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I found both the Wave texture node and the Noise texture node have the parameter distortion, but I can't understand how it works.

I think both nodes use the Perlin noise field to distort the texture, so I linked the Noise texture node to these two nodes respectively, but I can't simulate this parameter.

Noise texture node(maybe it is correct?): enter image description here enter image description here

Wave texture node, the patterns are different enter image description here enter image description here

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2 Answers 2

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This is how you can recreate the distortion using regular noise textures:

enter image description here

enter image description here

enter image description here

As you see, the biggest problem is knowing the offset of noises, that you may know only from source code.

You can get this blend file and 1D-4D setups here, from the patch's developer (actual for 2.80, to make it work in 2.81+ you have to add a multiply add node like in my setup):

https://developer.blender.org/D6177

Currently Noise and Wave texture nodes use noise functions within [0,1] range for distortion effect. We either add or subtract noise from coordinates, never do both at same time. This leads to texture drastically shifting on diagonal axis of a plane / cube. This behavior makes Distortion input hard to control or animate. Capabilities of driving it with other texture are also limited, diagonal shifting is very apparent. This can be easily fixed by offsetting noise function to signed range and make it zero-centered. This way noise is uniformly added and subtracted from coordinates. Texture pattern sticks to main coordinates which makes it way easier to control. Diagonal shifting can be "artistic decision" but I believe that users would want uniform distortion in vast majority of cases. After my changes diagonal shifting could be easily achieved by adding another noise node to coordinates. This patch will change appearance of textures in some corner cases when input was driven by another texture with high amplitude and/or frequency (last example in video). Patch notes: Before we used noise() for distortion effect. This patch change it to snoise() which is zero-centered but also has twice the range. To maintain same distortion amount I added versioning code that halve distortion value, directly in node or by adding multiply node for used sockets.

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@Crantisz gave a good answer how to recreate the distortion. This answer isn't meant as a solution, it's more an explanation why it's not working the way you tried it and why the results between Noise Texture and Wave Texture seem to differ so much.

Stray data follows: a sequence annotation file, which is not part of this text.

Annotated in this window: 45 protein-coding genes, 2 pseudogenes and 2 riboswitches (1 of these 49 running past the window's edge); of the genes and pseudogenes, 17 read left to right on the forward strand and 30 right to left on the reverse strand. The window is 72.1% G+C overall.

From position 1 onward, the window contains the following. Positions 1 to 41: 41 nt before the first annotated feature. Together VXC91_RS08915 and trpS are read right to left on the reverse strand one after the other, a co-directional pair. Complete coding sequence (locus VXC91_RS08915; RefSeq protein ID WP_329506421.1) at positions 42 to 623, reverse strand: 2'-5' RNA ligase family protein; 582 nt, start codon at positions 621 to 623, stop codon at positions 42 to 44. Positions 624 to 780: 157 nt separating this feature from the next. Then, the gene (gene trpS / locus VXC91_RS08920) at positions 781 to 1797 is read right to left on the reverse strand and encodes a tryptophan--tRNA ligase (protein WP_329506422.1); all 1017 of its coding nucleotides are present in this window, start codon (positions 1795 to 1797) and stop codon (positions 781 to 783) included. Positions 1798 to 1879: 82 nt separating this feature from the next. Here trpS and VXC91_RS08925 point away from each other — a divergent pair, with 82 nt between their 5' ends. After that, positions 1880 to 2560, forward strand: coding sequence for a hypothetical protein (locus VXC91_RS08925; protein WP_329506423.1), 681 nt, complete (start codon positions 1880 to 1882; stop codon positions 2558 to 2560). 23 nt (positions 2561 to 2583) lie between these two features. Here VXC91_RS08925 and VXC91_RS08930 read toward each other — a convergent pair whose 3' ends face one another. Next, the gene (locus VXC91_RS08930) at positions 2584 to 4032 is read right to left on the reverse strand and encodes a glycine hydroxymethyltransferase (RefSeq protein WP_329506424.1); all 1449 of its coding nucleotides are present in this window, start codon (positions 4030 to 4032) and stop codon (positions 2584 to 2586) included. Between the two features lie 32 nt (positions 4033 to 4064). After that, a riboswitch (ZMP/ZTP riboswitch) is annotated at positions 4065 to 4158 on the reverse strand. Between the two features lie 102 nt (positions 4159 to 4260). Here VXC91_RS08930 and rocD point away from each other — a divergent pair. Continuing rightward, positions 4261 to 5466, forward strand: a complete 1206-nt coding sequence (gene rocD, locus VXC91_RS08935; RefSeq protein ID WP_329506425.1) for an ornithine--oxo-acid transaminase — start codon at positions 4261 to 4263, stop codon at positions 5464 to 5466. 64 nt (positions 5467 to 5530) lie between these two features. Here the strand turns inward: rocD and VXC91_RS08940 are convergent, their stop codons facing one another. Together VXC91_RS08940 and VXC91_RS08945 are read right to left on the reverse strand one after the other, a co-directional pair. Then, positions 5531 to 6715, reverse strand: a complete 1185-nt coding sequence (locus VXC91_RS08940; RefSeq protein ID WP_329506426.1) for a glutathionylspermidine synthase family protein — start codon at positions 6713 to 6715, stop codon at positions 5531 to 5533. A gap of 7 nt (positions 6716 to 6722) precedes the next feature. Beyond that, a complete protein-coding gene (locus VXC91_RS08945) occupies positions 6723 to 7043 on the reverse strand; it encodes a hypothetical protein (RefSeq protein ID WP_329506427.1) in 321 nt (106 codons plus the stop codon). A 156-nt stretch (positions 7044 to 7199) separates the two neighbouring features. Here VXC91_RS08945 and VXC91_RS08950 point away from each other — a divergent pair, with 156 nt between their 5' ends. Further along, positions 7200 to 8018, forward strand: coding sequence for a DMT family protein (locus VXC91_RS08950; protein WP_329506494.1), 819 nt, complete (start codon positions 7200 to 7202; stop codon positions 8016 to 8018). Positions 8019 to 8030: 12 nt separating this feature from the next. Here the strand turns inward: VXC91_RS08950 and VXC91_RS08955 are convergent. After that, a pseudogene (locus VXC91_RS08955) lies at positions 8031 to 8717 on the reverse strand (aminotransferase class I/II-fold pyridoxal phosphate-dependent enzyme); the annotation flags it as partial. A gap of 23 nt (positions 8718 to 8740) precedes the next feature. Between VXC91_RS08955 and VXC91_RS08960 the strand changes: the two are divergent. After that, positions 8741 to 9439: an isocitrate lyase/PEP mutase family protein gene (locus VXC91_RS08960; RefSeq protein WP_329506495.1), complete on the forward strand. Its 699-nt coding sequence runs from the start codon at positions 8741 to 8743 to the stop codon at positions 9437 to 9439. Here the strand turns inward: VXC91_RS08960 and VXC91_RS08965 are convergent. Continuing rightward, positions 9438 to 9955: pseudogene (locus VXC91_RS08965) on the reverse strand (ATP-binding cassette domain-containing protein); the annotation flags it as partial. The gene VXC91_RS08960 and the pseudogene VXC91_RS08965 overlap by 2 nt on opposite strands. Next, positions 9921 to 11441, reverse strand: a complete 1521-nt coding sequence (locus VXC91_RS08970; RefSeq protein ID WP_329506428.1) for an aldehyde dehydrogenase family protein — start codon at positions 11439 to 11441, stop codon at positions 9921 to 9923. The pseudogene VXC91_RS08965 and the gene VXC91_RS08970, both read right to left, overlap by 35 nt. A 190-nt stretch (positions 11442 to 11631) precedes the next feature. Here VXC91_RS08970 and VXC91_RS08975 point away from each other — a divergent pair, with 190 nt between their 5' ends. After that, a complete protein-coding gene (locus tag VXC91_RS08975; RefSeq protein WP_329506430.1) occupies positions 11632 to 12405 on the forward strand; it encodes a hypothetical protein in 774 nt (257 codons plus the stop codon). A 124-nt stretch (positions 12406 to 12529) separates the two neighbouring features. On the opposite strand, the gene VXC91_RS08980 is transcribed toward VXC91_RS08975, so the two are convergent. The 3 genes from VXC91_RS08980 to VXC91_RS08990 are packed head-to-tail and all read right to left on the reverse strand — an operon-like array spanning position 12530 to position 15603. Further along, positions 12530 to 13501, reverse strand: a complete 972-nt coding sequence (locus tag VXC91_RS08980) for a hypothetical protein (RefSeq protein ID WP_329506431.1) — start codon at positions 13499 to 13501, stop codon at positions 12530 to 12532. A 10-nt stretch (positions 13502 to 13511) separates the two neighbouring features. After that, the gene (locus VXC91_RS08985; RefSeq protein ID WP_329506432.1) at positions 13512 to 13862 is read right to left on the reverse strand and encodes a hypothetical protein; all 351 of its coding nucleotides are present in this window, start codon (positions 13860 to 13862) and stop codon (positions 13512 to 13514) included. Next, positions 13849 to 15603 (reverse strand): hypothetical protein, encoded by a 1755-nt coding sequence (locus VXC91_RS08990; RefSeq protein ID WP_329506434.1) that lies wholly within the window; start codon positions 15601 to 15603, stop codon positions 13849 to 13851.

When you plug the Noise Texture into the Vector input of the another Noise Texture or Wave Texture, you are not transferring the Distortion you have set on the first one on the others.

Without anything plugged into the Vector input, the nodes use by default what the Generated output of the Texture Coordinate node would provide. This is (on a 2D plane if you're looking top down) an X gradient of 0 to 1 from left to right and a Y gradient of 0 to 1 from bottom to top. This is the XY mapping the Noise / Wave Texture is based and calculated upon.

But if you instead plug a Noise Texture's color (no matter if Distortion is 0 or not) into the Vector input, those X an Y values become the new coordinates on which the Noise / Wave Texture are based upon, and they are no simple linear gradient but, well, a noisy pattern and this messes up the coordinates.

This is why especially the Wave node creates such a very different output. The Sine bands you are using are regular and distorting them just changes the evenness to a certain extent. But if you give them noisy base coordinates they are no longer regular wave patterns right from the beginning on.

The difference between the default vector and the noise vector becomes obvious if you simply take a look on the X output for example. If you set the Wave Texture to Bands > X > Sine, it basically takes the X value of the vector input and the result oscillates between 0 and 1.

With the standard Generated X coordinates, the linear gradient, it looks like straight vertical stripes:

default vector

But if you plug in a Noise Texture as vector, the X coordinates are no longer a linear gradient from 0 to 1 or left to right, but a noisy pattern. If the Wave Texture is now oscillating between the 0 and 1 values of the coordinates, this results in wavy and circular stripes which are no longer straight or strictly vertical, but you can see some correspondence to the original noise pattern:

noise vector

The difference becomes more obvious in the Wave Texture than the Noise Texture since the Noise Texture is already noisy anyway and not as even as the Wave Texture.

But you can use a Noise Texture for the Vector input in a not so extreme way. This is often done by people to create small imperfections to break up or randomize regular patterns. You do this by plugging the Generated texture coordinate and the Color output of a Noise Texture into a Mix RGB note (set to Mix or Overlay mode for example) and use the mix factor to more or less distort the original coordinates. Here's an example using the Noise Texture to randomize the Checker Texture node:

randomized checker

Or when I use this on a Wave Texture and set the Noise Texture's detail and roughness to 0, the result maybe looks a little bit familiar:

wave distorted

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